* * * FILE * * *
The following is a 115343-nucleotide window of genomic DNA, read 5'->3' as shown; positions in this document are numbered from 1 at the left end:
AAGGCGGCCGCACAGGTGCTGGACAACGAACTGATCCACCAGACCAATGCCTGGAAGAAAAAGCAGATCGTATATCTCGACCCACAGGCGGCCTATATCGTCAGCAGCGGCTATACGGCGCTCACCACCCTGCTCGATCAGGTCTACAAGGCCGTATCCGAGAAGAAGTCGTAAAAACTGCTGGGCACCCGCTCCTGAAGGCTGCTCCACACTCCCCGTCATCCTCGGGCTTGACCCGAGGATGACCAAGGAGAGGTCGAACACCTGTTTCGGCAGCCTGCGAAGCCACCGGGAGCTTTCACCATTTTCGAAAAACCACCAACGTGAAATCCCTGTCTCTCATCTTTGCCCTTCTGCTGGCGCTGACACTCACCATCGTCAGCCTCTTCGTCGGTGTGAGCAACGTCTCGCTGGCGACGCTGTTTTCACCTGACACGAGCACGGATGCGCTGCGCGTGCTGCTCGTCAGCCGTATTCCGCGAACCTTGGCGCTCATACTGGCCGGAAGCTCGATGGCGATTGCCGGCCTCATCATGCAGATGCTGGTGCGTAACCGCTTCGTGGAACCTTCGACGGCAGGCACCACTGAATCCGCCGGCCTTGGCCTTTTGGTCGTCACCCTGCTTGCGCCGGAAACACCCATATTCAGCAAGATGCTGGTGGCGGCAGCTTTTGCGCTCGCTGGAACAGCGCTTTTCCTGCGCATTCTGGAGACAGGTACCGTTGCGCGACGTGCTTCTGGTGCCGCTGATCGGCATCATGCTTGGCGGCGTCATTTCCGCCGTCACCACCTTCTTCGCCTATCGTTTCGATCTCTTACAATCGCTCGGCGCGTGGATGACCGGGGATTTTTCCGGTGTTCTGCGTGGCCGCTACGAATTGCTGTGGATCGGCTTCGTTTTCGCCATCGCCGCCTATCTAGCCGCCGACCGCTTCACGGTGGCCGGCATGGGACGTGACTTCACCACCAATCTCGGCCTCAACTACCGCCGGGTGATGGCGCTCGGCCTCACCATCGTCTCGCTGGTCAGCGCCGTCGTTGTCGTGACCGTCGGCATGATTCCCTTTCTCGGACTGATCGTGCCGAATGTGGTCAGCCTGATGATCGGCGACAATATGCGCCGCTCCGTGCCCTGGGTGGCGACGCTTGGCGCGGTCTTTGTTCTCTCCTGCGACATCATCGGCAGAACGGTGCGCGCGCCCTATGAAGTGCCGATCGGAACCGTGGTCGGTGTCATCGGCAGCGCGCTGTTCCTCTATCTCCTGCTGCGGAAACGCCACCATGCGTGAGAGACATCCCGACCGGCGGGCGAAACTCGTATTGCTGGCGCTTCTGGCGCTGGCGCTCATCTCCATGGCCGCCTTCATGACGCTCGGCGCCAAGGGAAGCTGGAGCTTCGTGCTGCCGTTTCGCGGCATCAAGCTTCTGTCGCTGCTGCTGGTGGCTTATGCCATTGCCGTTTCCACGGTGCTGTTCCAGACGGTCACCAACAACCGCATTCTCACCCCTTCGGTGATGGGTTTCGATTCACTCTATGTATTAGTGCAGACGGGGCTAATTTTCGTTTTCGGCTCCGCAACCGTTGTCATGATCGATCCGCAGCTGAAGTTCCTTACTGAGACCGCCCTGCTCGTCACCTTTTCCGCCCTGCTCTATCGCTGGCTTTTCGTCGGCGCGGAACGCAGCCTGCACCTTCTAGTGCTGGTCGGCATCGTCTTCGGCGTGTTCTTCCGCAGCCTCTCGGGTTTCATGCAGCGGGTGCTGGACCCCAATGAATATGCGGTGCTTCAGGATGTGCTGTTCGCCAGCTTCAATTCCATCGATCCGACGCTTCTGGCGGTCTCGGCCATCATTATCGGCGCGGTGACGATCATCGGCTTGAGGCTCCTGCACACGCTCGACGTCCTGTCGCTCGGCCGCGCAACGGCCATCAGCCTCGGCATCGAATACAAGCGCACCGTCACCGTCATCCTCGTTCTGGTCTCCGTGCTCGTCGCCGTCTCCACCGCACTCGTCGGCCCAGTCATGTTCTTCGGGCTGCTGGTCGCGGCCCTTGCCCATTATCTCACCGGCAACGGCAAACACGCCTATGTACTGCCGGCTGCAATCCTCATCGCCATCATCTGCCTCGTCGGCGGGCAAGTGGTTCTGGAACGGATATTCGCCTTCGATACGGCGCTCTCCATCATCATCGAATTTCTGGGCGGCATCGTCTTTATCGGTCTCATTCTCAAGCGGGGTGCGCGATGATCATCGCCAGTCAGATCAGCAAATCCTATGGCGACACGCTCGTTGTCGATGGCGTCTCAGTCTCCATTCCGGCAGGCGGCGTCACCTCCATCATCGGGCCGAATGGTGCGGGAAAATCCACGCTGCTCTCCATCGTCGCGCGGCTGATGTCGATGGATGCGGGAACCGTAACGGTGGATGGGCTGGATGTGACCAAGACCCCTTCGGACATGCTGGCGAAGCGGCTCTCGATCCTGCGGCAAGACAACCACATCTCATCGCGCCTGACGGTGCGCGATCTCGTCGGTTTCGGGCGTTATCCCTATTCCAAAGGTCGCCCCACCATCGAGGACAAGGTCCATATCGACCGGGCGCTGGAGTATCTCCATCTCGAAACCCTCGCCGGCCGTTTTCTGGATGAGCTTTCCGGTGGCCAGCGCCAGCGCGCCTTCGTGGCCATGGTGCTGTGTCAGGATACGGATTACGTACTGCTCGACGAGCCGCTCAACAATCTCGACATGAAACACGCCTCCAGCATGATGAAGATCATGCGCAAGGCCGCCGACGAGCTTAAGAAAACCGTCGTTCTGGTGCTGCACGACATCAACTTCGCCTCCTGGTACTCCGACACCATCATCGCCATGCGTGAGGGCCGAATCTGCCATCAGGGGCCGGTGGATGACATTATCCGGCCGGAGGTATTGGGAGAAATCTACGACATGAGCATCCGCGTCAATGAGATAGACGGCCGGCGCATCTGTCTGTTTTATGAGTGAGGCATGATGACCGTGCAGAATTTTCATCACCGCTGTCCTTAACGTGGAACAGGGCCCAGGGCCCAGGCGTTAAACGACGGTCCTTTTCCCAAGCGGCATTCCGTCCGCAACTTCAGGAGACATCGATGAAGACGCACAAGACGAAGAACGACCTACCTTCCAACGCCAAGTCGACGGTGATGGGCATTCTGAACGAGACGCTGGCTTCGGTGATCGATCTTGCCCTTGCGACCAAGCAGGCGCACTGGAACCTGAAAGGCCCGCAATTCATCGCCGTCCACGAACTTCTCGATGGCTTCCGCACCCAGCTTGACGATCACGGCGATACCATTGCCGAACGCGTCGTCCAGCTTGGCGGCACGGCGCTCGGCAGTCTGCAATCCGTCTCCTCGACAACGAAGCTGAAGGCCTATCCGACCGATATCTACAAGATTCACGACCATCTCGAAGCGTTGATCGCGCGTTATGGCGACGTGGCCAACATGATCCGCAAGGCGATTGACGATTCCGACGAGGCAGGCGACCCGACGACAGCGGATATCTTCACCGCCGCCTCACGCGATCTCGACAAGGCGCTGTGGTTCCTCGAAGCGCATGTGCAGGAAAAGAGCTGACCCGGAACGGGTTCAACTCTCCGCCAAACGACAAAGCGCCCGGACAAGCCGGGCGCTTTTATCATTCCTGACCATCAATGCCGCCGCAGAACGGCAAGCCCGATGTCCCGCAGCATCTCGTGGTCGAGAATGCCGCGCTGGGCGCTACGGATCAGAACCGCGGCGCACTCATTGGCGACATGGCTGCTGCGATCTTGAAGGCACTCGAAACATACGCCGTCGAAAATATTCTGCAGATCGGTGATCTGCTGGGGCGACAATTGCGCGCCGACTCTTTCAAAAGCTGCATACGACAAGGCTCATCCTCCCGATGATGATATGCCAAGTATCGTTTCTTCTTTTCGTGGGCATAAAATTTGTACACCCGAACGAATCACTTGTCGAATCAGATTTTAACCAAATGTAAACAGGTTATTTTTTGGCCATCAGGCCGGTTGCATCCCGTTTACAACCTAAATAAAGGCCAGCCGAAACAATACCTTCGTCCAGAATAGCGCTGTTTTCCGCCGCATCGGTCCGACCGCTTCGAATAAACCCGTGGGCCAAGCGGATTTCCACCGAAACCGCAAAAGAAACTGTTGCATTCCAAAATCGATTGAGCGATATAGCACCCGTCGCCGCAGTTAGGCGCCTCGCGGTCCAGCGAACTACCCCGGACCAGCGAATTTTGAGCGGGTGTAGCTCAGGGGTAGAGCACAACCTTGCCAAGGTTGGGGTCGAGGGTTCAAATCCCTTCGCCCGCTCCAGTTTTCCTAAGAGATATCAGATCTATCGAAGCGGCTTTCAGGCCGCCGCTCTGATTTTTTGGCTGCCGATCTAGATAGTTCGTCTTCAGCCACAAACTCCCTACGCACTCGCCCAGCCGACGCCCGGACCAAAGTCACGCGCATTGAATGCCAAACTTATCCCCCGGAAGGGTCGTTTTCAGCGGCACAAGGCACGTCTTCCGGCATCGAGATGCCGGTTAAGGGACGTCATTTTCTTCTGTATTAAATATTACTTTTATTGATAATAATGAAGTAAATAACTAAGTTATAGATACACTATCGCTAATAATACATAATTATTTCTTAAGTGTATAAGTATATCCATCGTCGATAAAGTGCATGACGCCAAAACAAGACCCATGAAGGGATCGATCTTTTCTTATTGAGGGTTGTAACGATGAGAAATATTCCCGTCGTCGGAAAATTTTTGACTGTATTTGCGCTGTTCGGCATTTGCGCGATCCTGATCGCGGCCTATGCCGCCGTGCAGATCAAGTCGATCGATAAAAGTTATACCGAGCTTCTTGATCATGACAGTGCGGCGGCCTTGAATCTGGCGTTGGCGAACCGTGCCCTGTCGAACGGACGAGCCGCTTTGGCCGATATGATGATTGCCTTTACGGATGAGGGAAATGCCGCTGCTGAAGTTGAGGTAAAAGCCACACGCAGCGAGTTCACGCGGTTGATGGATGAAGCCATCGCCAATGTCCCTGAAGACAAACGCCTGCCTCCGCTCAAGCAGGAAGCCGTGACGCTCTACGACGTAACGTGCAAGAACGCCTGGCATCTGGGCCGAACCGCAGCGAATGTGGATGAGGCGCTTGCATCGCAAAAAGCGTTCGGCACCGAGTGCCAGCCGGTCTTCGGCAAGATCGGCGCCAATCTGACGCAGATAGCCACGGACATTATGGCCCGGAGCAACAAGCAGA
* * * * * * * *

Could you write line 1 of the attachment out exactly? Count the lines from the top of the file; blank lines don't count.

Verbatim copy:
The following is a 115343-nucleotide window of genomic DNA, read 5'->3' as shown; positions in this document are numbered from 1 at the left end: